"Deep Reading" and the Internet - Mari Biella

Recently there’s been quite a lot of handwringing about the internet’s effect on “deep reading”, and about the so-called “ADHD Generation”, who supposedly can’t concentrate on anything longer than a tweet or Facebook update. If that is indeed so, then it’s obviously bad news for all authors – but is it true?

There’s a sense in which it’s hard not to sympathise with this doom-laden scenario. After all, the internet makes a wealth of information available at your fingertips, and in order to process and absorb even a fraction of it you have to be slightly selective. Surfing the web entails an awful lot of grazing and skimming, not to mention a degree of online promiscuity: one leaps onto a webpage, quickly scans a few sentences, and then – if not sufficiently entranced – hotfoots it out of the virtual door and over to the next page. Hyperlinks make that process even more simple; it’s very easy to get distracted when a juicy new page is beckoning enticingly. Why, there’s even a new app, Spritz, that will kindly speed up the scanning process for your convenience!

Does this spell doom for our ability to read and concentrate? It’s early days yet, of course; the internet has only been a permanent, essential fixture in most people’s lives for the past fifteen years or so. Some are overcome with gloom as to its likely effects on reading; others, like myself, are far more sanguine. Either side could yet be proved wrong. (For obvious reasons I’m hoping that it won’t be my side.)

Image c/o Andrés Nieto Porras, via Wikimedia Commons

In fact, the book industry seems to be in pretty rude health (see here, here, and here for examples). There’s no shortage of books out there, whether they be traditionally- or self-published. Some of these do exceptionally well, commercially speaking. Those that do not can nevertheless hope to find a modest (and hopefully appreciative) audience. Besides, many of the cultural supernovas of the past years have come in the form of books – Harry Potter, The Da Vinci Code, and Fifty Shades of Grey are just some of the more obvious examples.

Of course, at this point some will be banging their heads on their desks in despair. Fifty Shades of Grey? Really? Perhaps Will Self was thinking of the success of such books when he wrote this article, in which he argued that the destiny of the "serious novel" was as a minority interest. But wasn't it always so? Charles Garvice, mind-bogglingly prolific author of formulaic melodramas, was about the most popular novelist of the late nineteenth and early twentieth centuries, comfortably outselling his peers; his works received a critical mauling, and he has since been largely forgotten.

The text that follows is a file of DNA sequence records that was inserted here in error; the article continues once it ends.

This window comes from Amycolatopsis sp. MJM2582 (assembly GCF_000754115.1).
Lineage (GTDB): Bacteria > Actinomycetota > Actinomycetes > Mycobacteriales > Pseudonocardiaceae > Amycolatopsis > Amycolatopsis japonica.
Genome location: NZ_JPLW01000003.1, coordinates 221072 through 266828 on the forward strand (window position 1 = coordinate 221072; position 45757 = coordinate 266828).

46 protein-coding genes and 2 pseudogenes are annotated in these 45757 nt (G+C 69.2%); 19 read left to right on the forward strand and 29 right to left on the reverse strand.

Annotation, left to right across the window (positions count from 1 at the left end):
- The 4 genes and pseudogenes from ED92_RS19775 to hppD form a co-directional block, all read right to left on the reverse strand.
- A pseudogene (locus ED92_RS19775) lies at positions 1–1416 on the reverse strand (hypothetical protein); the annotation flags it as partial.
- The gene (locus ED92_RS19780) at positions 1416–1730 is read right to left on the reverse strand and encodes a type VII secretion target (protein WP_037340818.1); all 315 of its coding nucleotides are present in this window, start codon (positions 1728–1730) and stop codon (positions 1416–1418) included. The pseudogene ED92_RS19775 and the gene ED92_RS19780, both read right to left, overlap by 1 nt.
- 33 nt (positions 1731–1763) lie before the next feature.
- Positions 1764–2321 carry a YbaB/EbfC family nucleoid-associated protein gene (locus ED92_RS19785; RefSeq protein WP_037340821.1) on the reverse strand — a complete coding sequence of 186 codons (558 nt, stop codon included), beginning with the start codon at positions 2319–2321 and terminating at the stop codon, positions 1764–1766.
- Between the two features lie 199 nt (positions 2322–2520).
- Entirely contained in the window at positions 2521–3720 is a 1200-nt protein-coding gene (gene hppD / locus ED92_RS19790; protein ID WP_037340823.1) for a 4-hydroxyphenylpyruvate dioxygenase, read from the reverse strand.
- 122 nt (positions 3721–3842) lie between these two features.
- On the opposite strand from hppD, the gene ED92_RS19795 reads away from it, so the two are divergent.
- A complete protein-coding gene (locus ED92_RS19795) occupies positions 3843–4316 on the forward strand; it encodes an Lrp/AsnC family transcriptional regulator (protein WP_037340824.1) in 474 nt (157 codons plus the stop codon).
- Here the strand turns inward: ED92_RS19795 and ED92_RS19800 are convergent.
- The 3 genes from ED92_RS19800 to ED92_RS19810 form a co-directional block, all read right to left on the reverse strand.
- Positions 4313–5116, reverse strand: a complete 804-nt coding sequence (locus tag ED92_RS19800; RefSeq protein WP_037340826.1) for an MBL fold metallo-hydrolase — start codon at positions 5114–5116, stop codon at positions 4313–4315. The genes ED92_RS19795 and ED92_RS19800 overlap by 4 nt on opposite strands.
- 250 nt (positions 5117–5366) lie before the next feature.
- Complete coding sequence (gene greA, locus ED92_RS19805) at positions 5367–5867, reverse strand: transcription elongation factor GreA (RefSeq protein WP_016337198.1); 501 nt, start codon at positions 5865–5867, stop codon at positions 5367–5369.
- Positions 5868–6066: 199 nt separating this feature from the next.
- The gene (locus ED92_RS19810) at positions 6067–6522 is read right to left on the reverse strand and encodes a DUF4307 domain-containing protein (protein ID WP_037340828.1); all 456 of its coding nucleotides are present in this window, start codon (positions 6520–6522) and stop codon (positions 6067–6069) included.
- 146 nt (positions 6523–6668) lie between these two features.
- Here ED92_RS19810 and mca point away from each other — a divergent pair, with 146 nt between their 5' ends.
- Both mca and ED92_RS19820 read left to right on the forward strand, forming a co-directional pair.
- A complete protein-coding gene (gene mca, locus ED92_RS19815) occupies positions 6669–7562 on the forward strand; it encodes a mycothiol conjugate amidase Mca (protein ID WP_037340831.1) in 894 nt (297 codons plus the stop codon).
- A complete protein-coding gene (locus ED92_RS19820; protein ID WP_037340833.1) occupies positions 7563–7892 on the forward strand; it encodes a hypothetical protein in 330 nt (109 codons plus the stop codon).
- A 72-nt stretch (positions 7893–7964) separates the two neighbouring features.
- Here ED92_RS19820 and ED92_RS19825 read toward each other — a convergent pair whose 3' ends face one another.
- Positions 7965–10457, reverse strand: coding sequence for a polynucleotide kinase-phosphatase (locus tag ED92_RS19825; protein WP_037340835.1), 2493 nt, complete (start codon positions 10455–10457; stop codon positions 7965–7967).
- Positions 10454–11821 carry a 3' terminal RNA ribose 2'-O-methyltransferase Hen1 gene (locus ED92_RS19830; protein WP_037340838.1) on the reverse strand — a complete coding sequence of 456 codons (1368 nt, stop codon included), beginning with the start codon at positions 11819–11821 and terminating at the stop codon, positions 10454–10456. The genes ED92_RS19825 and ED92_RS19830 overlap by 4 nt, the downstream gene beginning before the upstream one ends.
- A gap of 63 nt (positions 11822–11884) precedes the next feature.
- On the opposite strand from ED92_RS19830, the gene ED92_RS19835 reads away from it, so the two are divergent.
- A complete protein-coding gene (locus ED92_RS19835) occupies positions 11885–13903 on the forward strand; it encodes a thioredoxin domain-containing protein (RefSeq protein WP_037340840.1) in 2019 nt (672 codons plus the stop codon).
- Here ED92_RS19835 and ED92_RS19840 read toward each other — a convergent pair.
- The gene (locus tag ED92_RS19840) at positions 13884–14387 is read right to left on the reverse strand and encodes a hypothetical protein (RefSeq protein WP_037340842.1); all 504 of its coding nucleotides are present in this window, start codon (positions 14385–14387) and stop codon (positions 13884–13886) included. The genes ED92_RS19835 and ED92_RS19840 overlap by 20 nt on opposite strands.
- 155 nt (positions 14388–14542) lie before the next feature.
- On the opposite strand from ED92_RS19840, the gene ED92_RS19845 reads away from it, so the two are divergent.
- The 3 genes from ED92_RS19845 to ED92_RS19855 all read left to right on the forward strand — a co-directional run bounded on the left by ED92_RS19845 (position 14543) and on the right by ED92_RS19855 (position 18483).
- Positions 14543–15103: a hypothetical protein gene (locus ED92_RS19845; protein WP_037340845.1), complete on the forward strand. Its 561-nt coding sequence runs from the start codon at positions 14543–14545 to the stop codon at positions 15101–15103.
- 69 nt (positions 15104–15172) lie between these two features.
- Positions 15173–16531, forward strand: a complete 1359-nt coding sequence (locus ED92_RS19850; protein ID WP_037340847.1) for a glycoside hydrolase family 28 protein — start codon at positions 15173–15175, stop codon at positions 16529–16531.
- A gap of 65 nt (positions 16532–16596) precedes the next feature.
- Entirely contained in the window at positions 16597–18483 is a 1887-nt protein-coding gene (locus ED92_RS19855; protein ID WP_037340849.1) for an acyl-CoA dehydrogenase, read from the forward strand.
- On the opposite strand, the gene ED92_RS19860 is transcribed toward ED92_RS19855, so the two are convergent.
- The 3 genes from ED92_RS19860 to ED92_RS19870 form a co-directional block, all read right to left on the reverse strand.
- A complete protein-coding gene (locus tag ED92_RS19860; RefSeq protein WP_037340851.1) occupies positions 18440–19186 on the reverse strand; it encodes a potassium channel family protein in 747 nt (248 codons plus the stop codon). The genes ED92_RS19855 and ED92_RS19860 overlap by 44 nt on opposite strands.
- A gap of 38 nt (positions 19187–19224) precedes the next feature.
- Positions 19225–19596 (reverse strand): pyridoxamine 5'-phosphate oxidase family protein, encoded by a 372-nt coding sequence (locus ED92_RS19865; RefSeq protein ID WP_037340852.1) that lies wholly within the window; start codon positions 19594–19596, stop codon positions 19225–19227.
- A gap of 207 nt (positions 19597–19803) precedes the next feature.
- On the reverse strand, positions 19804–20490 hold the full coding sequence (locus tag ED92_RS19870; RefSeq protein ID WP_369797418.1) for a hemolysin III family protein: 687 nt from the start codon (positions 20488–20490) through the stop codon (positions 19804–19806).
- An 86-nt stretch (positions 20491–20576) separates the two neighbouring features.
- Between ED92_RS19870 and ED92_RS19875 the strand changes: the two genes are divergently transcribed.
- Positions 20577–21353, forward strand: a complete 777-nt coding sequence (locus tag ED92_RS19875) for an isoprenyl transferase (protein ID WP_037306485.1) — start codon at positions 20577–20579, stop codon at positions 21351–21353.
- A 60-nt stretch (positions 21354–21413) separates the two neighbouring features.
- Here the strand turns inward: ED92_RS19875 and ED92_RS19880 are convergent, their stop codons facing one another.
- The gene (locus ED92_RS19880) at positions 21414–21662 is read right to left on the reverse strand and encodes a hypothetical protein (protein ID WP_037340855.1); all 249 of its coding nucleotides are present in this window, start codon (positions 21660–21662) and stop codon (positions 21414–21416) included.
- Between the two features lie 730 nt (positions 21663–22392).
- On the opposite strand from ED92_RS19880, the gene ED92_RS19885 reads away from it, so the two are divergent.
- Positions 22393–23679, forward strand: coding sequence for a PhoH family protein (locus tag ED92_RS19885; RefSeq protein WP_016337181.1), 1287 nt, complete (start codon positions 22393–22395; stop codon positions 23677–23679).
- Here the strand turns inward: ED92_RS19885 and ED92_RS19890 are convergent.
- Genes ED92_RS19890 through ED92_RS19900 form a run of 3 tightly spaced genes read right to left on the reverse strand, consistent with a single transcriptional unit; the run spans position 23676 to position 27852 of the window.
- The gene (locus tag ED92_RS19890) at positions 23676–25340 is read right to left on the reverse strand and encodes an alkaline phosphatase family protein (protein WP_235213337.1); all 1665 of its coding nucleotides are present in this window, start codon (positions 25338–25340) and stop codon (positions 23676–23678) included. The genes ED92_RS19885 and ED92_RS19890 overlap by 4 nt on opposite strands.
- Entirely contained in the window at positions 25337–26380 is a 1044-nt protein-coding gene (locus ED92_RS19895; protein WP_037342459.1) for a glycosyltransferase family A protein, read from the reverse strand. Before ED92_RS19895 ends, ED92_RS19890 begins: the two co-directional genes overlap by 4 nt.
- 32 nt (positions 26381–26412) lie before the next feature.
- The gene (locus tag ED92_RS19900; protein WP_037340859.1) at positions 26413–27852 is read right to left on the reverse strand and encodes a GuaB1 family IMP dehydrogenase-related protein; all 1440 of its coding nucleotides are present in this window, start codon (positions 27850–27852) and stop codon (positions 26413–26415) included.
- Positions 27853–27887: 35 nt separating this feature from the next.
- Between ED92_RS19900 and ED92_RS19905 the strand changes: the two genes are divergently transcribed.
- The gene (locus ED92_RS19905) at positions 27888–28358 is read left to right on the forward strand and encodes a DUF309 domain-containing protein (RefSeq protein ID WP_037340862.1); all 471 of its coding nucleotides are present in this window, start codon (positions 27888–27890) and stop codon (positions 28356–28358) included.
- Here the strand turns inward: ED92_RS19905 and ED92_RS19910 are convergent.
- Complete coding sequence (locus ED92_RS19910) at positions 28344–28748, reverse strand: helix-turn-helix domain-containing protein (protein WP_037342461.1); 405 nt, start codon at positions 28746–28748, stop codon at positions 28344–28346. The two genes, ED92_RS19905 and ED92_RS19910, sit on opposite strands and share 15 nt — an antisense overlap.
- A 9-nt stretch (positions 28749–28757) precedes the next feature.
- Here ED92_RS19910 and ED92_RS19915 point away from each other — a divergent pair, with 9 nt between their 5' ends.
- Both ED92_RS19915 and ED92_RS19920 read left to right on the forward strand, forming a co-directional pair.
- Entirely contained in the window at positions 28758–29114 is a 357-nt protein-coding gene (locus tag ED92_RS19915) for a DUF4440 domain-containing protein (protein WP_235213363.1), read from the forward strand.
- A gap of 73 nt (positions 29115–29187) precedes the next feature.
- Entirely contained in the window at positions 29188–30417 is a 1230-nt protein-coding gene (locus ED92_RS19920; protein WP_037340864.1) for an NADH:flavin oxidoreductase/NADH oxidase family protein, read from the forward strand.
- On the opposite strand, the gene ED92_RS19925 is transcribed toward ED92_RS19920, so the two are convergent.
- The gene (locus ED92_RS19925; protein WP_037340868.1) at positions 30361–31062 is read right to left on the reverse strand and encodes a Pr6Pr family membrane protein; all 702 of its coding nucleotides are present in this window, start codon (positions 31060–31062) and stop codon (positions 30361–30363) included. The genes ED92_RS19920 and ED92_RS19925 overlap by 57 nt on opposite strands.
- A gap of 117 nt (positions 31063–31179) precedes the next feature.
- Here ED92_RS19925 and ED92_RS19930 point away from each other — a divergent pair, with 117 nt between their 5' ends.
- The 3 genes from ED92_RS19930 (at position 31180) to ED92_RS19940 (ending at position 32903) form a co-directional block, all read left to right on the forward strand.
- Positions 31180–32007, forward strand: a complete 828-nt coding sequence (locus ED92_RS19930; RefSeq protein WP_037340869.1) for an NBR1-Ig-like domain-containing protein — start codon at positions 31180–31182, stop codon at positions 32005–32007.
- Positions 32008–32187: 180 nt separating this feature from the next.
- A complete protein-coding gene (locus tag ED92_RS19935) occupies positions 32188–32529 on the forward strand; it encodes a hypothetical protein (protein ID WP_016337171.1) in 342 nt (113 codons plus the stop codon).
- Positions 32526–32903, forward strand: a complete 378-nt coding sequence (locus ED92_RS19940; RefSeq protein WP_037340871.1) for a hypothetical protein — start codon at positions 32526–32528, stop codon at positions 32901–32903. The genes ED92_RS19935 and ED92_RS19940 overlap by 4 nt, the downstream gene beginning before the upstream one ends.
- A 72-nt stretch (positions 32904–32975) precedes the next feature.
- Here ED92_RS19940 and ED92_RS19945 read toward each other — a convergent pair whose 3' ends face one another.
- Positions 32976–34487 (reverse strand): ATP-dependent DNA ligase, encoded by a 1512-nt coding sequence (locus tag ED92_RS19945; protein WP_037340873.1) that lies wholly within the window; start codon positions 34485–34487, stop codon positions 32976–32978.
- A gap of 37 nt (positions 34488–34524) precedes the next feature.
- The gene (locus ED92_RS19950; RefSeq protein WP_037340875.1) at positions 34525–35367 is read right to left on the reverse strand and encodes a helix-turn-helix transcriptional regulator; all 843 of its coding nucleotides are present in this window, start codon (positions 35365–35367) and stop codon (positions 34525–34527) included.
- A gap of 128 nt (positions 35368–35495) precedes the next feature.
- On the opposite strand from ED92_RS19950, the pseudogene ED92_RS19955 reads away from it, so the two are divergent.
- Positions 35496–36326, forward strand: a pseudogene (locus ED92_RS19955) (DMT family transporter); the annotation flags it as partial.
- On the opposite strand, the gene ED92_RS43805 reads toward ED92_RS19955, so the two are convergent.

Of course, Fifty Shades is an outlier. But there are many other books, some of them infinitely better, that – while they can’t compete with Fifty Shades’ insane levels of success – nevertheless sell at a pretty satisfying rate. And many of them are doorstops: six or seven hundred pages of pure, undiluted prose. (Indeed, readers’ ongoing preference for these big, thick books appears to contradict the idea that they’re losing their ability to concentrate.)

There’s no doubt that books have plenty of competition these days, much of it due to the internet. There’s social networking, of course, and YouTube, and also films and music available pretty much on demand. But is this a bad thing? I’m not convinced that it is. This intense competition forces us to raise our game – not in order to mimic films and TV, but in order to do what they cannot do. For example, readers are able not just to enter, but to partially create, the fictional world of a book. Books are also, arguably, more suited to experimentation and linguistic games than other media.

I suspect that more people are reading for pleasure now than at any other time in history. And – in an interesting twist – the very internet that is frequently blamed for decreasing attention spans more than does its bit to salvage and promote literature, including those great books that stand head and shoulders above the likes of Fifty Shades. Project Gutenberg offers readers the chance to read the great classics of Western literature absolutely free of charge; so too do those teams of volunteers who lovingly convert classics into ebooks for distribution via Amazon. So on balance – and to slightly misquote Mark Twain – reports of the book’s death have been greatly exaggerated. It’s still going strong, and will probably continue to do so for a long time to come.


Chris Longmuir said…